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 Post subject: equality check.
PostPosted: Thu Feb 15, 2007 1:48 pm 
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Joined: Mon Jul 24, 2006 8:43 am
Posts: 160
Hi,
I add relationship to an entity persist it and then check that it has added and it fails.

The relationship is called children and it is on the entity Person.

The relationship in Person as:

private List <Person> children = new ArrayList();

@ManyToMany(cascade=CascadeType.REFRESH)
public List<Person> getChild() {
return children;
}

Here is my test code

Person person = new Person();
Person child = new Person();
List <Person> children = new ArrayList();
em.persist(person);
em.persist(child);

children.add(child);
person.setChildren(children);
em.getTransaction().commit();

// now reread and test
em.refresh(person);
System.out.println("will print true if equal, person.getChildren().equals(children));


and false is outputted even though the contents of both Lists are the same.

On inspection of the hibernate code, when .equals() is called it delegates to:

org.hibernate.collection.PersistentBag.equals()

which delegates to java.lang.Object, so only the object references are compared which then fail.

I would have thought since I declared the relationship as an ArrayList, the equality check should work the same way, i.e. checking contents.

This does not appear to be case,

Comments, thoughts welcomed...


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 Post subject:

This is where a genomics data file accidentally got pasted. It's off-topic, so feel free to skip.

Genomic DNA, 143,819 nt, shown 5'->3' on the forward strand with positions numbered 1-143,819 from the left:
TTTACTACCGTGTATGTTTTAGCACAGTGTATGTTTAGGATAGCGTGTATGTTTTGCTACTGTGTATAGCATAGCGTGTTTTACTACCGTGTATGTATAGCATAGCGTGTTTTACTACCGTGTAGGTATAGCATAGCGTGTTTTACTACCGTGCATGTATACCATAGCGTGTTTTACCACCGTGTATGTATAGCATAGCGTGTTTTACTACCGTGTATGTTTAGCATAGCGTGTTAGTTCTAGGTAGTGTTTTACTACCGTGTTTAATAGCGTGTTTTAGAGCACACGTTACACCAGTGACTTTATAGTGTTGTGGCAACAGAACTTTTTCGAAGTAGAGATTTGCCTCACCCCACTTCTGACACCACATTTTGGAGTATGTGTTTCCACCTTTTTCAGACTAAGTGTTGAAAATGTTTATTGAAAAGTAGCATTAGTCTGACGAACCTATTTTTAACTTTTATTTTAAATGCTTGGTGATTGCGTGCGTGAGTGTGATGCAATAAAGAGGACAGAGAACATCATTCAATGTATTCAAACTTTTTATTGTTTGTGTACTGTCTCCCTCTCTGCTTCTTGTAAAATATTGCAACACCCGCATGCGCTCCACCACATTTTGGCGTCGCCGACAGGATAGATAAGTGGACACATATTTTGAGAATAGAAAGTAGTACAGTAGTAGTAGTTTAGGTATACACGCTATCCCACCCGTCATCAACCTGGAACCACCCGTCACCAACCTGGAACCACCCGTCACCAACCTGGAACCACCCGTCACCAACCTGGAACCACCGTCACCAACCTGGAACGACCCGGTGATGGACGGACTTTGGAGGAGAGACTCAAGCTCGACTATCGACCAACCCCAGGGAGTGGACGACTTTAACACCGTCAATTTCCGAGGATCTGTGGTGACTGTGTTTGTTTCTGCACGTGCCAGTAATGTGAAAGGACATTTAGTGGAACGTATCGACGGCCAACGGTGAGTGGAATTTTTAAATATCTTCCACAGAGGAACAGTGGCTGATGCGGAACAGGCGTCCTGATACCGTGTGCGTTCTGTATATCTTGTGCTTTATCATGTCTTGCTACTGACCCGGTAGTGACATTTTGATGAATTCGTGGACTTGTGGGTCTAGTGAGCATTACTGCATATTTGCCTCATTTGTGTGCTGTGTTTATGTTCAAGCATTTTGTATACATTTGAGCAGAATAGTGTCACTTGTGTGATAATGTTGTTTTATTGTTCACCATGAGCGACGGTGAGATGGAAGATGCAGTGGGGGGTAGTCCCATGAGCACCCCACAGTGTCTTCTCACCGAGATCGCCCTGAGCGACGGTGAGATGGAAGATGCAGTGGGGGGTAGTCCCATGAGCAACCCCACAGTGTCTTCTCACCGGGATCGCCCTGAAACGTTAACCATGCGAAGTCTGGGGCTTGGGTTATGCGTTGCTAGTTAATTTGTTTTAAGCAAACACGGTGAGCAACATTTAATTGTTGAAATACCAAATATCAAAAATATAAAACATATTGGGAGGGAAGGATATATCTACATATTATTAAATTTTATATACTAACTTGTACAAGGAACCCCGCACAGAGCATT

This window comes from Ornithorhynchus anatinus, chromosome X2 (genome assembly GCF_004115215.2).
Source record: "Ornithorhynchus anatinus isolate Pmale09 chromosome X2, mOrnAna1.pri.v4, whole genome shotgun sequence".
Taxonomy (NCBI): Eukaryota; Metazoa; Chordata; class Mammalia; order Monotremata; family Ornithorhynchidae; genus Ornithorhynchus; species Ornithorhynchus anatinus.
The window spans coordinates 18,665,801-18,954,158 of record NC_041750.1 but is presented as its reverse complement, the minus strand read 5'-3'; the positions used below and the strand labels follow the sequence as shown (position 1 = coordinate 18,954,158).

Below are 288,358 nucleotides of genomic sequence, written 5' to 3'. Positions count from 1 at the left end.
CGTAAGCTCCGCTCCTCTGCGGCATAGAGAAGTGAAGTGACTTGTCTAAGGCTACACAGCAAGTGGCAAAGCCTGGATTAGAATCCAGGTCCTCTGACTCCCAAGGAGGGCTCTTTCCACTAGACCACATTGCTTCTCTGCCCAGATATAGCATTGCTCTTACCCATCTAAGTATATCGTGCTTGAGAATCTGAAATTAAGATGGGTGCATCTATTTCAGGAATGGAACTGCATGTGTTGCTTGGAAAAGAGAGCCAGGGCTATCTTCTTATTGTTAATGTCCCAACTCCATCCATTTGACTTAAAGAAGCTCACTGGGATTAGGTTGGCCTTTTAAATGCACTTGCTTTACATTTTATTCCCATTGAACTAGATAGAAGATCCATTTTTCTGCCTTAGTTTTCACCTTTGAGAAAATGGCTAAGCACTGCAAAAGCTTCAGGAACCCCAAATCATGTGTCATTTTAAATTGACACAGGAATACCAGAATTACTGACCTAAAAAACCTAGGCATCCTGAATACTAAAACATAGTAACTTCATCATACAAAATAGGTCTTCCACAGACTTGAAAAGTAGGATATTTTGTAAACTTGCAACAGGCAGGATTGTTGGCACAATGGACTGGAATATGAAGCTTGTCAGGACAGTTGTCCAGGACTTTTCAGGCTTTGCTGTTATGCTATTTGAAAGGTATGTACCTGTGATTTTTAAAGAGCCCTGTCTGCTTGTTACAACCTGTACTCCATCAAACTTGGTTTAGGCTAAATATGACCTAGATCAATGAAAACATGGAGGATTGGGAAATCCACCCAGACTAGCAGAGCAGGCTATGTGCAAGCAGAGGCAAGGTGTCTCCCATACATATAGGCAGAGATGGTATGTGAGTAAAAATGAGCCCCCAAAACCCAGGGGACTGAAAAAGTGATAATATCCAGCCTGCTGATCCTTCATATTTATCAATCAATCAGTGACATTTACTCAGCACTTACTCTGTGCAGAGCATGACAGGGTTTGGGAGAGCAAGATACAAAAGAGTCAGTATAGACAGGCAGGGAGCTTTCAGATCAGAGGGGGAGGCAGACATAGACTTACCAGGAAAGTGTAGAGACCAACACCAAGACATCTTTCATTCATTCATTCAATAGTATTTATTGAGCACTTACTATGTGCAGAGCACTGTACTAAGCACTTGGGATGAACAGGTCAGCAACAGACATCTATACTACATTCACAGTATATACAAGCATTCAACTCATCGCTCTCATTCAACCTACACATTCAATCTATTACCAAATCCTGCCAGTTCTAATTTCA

PostPosted: Thu Feb 15, 2007 8:28 pm 
Hibernate Team
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Joined: Sun Sep 14, 2003 3:54 am
Posts: 7256
Location: Paris, France
check the wiki area for equals/hashCode implementation.

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 Post subject:
PostPosted: Fri Feb 16, 2007 1:38 pm 
Senior
Senior

Joined: Mon Jul 24, 2006 8:43 am
Posts: 160
emmanuel wrote:
check the wiki area for equals/hashCode implementation.

Thanks for that.
I checked the article and it is more to do with single entity not relationships.

I looked at the code for org.hibernate.collection.PersistentBag.equals() and it just delegates to java.lang.Object.
So because of this I would guess that it is irrelevant if the .equals() is implemented in the POJO.

What's interesting is that there is another equals commented out

/*public boolean equals(Object other) {
read();
return bag.equals(other);
}

public int hashCode(Object other) {
read();
return bag.hashCode();
}*/

Is there any plans to update PersistenceBag.equals()?